Neoconservatism: Why We Need It

Kristol and his fellow thinkers came to believe not just that liberalism was not up to the job – that there were unbridgeable flaws in the liberal programme – but that the whole liberal world-view was faulty. It wasn’t that liberalism didn’t feel nice, or didn’t look nice; the problem was that it was wrong. By its consistent refusal to adequately condemn Nazism’s single moral equivalent in Russia, liberalism had shown that it possessed none of the attributes its name suggested. By undermining the society that was defending true liberal values from the threat of communist tyranny, it had shown its flaws and its deceits – Douglas Murray

What is wrong with liberalism is liberalism – a metaphysics and a mythology that is woefully blind to human and political reality – Irving Kristol

This ‘liberalism’ was simultaneously aiming for ‘political and social collectivism on the one hand, and moral anarchy on the other – Irving Kristol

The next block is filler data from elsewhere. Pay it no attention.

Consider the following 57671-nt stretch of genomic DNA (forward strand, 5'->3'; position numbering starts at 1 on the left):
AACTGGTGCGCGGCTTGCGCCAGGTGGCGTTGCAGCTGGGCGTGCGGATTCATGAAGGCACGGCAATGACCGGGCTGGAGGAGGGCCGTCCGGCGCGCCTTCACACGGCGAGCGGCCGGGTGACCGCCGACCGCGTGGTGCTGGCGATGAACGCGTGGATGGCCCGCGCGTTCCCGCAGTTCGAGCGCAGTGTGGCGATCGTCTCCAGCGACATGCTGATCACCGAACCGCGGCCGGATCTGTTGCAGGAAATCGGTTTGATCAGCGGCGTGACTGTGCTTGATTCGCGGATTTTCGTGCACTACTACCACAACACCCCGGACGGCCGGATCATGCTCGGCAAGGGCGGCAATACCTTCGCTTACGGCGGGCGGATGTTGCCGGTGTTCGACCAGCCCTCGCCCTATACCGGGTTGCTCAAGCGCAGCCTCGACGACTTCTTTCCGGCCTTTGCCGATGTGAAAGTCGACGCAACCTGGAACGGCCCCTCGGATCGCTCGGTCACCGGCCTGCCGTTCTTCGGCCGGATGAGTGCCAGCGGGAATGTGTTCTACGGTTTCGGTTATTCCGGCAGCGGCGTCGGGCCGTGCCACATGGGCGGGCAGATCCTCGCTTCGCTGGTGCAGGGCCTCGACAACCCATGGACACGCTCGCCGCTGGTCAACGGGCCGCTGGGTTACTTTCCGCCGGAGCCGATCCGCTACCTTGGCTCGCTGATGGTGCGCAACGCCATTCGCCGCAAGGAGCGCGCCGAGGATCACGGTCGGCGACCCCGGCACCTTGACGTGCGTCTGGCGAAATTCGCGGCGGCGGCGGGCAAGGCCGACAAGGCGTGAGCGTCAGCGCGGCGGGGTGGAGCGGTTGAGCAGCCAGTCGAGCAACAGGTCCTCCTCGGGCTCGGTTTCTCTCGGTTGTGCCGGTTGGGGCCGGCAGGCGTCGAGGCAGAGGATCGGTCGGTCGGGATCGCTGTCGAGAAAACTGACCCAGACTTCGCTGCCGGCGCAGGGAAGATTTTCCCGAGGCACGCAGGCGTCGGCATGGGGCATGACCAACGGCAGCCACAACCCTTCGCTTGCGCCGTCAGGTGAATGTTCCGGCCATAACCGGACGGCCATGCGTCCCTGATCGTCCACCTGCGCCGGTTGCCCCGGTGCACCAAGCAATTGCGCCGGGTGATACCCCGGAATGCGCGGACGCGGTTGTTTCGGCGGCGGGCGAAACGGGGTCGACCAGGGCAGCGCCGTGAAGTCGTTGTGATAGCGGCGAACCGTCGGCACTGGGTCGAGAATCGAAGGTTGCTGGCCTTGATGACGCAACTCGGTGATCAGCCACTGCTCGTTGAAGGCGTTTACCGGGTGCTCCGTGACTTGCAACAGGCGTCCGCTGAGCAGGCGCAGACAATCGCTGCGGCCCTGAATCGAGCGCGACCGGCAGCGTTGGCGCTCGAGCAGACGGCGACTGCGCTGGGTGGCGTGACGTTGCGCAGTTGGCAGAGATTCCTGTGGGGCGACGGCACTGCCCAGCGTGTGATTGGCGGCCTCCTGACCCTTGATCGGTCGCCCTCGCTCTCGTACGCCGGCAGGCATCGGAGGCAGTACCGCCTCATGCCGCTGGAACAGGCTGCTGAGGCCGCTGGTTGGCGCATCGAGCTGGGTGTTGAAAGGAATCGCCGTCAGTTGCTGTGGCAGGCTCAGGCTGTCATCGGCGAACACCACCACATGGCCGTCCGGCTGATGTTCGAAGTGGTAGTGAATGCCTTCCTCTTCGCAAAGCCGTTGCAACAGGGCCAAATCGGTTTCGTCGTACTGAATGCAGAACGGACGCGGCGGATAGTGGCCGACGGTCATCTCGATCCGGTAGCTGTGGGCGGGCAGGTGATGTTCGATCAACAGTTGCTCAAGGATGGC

At the root of many of these assumptions, on race, welfare, employment and other issues, lay the most mistaken rallying cry of liberals, ‘equality’ – Douglas Murray

…neoconservatives are united by specific and general objections to the post-60s western status quo, to increasing secularism, to illiberalism masquerading as liberalism, and to the destructive effects of the counter-culture. Implacably opposed to relativism, they invariably differ in what they believe the specific foundations of contemporary culture should be, but not in the belief that American society was better off and more itself when the common values of organised religion formed its bedrock – Douglas Murray

 

 

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